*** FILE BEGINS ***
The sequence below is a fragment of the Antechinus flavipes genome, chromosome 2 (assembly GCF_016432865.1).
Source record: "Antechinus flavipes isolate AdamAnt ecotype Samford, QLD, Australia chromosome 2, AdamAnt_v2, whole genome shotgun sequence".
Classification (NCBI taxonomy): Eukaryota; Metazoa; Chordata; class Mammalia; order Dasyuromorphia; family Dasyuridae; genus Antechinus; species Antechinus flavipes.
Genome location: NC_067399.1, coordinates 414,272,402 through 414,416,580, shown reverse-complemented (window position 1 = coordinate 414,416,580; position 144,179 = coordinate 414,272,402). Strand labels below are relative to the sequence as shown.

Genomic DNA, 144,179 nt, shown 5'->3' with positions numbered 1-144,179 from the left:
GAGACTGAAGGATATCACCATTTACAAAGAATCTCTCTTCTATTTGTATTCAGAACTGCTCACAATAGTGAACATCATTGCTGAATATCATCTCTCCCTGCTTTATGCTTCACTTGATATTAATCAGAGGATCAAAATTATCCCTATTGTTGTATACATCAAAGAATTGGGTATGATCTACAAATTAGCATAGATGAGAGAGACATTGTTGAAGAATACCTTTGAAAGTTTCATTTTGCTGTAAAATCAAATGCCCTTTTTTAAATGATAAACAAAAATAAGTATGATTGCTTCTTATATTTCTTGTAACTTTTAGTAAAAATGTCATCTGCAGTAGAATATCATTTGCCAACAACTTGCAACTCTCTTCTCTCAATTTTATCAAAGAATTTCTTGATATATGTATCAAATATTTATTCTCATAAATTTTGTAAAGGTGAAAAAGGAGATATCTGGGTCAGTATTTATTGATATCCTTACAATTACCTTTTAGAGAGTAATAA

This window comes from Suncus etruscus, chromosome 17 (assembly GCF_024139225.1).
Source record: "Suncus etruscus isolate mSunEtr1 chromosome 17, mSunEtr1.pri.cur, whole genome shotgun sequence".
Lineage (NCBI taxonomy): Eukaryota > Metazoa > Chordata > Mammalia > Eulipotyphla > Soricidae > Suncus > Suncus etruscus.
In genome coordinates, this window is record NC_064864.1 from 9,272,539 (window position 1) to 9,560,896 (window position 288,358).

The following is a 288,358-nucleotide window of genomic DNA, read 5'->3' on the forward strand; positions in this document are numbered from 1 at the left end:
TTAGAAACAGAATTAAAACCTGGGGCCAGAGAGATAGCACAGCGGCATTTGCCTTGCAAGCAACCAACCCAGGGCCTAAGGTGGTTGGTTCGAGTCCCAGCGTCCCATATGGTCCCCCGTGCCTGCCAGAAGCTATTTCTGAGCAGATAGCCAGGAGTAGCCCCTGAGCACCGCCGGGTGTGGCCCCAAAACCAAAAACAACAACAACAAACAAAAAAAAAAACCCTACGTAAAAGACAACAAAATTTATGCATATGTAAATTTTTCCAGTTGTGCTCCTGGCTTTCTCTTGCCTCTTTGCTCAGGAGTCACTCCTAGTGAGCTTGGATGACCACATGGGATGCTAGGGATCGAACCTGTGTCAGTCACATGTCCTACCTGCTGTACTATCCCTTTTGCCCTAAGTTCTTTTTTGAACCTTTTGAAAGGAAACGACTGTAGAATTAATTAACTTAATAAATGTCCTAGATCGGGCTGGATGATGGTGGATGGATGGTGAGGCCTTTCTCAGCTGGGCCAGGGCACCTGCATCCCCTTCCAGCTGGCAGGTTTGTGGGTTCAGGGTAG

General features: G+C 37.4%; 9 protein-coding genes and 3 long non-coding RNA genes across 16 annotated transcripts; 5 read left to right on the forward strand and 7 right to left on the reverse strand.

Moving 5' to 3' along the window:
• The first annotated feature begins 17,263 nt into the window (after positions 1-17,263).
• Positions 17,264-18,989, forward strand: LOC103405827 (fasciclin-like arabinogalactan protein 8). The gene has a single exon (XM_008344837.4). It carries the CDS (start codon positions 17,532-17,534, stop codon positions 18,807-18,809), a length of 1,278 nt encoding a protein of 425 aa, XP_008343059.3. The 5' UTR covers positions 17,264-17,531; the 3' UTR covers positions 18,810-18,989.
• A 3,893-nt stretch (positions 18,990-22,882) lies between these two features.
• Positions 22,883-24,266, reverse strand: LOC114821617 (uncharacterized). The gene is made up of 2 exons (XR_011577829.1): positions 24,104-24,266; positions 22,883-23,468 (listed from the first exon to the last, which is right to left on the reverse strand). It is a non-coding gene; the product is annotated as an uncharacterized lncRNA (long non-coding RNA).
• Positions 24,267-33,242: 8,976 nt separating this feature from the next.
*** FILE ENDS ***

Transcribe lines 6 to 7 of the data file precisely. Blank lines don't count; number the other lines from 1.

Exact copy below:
GAGACTGAAGGATATCACCATTTACAAAGAATCTCTCTTCTATTTGTATTCAGAACTGCTCACAATAGTGAACATCATTGCTGAATATCATCTCTCCCTGCTTTATGCTTCACTTGATATTAATCAGAGGATCAAAATTATCCCTATTGTTGTATACATCAAAGAATTGGGTATGATCTACAAATTAGCATAGATGAGAGAGACATTGTTGAAGAATACCTTTGAAAGTTTCATTTTGCTGTAAAATCAAATGCCCTTTTTTAAATGATAAACAAAAATAAGTATGATTGCTTCTTATATTTCTTGTAACTTTTAGTAAAAATGTCATCTGCAGTAGAATATCATTTGCCAACAACTTGCAACTCTCTTCTCTCAATTTTATCAAAGAATTTCTTGATATATGTATCAAATATTTATTCTCATAAATTTTGTAAAGGTGAAAAAGGAGATATCTGGGTCAGTATTTATTGATATCCTTACAATTACCTTTTAGAGAGTAATAA

This window comes from Suncus etruscus, chromosome 17 (assembly GCF_024139225.1).